Few CEOs today question the importance of talent to their business. But how many genuinely align the organisation’s strategy with its talent needs? They may say that human capital is their primary concern but too often, ‘talent management’ is relegated to the HR department. This allows vital decisions about the organisation’s future to evolve in siloes – and it’s an outdated approach to organisational transformation.

”Work in the human capital dimension underpins many of the company’s most important decisions about where and how to compete,” according to a recent article by Accenture consultancy.

Selection firm Heidrick & Struggles even notes the emergence of a new discipline, ‘strategic talent management’, among FTSE companies. However, it is a role that has yet to find its place among senior executives.

This is perhaps the only consistent thing about talent management in organisations: there is little direct connection between big-picture strategy and human capital requirements. A KPMG report found that while 81 per cent of business leaders claimed to regard talent as key, only 17 per cent believed HR did a good job in leading that strategy.

This does both HR and the organisation a disservice: “The only route to improved performance is by placing your human resource at the centre of your strategic decision-making,” according to author and London Business School professor Lynda Gratton.

What is needed is a more strategic approach to talent that moves the discussion beyond HR and into the boardroom. It means hardwiring ‘strategic talent management’ into the overarching business plan, and placing it under the leadership of the CEO.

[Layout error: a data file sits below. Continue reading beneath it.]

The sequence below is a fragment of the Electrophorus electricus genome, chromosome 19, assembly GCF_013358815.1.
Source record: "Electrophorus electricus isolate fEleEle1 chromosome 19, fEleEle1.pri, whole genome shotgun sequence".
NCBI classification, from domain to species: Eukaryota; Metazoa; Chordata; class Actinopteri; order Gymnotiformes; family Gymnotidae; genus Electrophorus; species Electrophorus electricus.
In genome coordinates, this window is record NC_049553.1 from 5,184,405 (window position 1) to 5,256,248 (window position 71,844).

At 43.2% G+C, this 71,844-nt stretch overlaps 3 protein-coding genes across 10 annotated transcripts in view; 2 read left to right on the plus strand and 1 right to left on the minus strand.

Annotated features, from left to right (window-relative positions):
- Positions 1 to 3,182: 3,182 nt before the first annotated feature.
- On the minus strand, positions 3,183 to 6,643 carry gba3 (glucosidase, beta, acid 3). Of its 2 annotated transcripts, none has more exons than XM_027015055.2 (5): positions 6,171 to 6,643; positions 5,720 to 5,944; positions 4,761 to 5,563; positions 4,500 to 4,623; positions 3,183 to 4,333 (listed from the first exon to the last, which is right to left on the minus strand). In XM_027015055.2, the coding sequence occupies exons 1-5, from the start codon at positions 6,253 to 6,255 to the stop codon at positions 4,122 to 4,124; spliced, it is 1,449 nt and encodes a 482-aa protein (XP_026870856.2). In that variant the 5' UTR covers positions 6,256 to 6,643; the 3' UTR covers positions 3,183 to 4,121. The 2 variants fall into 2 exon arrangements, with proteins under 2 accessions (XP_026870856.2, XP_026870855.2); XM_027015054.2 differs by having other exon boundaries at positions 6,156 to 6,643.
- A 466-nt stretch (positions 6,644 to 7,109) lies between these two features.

Thinking and acting strategically about talent gives strategy
focus. It’s about getting the right people in the right places at the right time. It is outdated to relegate concepts such as ‘culture’ or engagement to any single division within business: as the recent banking scandals have amply demonstrated, corporate culture is at the heart of any organisation that employs people.

“Talent sits with all parties on the board. It doesn’t matter what role you have: you cannot ignore what is going on in other parts of the business,” says Jon Coverdale, UK HR director at Inchcape former group HR director (CS&S) at BAE Systems. “If only the HR person is interested in talent, that’s a worry – it indicates a degree of myopia on the board.”

There is absolutely a role for talent at the boardroom table and good CEOs will have an HR director there, but it’s a collective responsibility. This, argues Harvard Business School’s John Kotter, is what separates leaders from managers: leadership, he says, is about “taking an organisation into the future, finding opportunities that are coming at it faster and faster” and successfully exploiting them. But it is also “about people buying in, about empowerment and, most of all, about producing useful change.”

Traditional views of strategic talent management have one thing in common: they relegate it to the domain of Human Resources or organisational development (OD) practitioners. CEOs may well acknowledge the importance of talent, but many still see it less in terms of strategy and more in terms of tactics and role filling.

We believe it is essential to hardwire strategic talent management into business planning processes and place it under the direct leadership of the CEO and the senior team.


  • A CEO’s Guide
  • An HR Leader’s Guide
  • White Paper

If you would like a copy of these materials, please email quoting ‘STM’ and we will send you the download links.

Talent Management in the Downturn

For organisations to be fit for the future they need to be fit for human beings according to Gary Hamel. We agree with his statement and in this article we consider some of the most pressing talent management challenges facing senior leaders and HR professionals as we emerge from the downturn.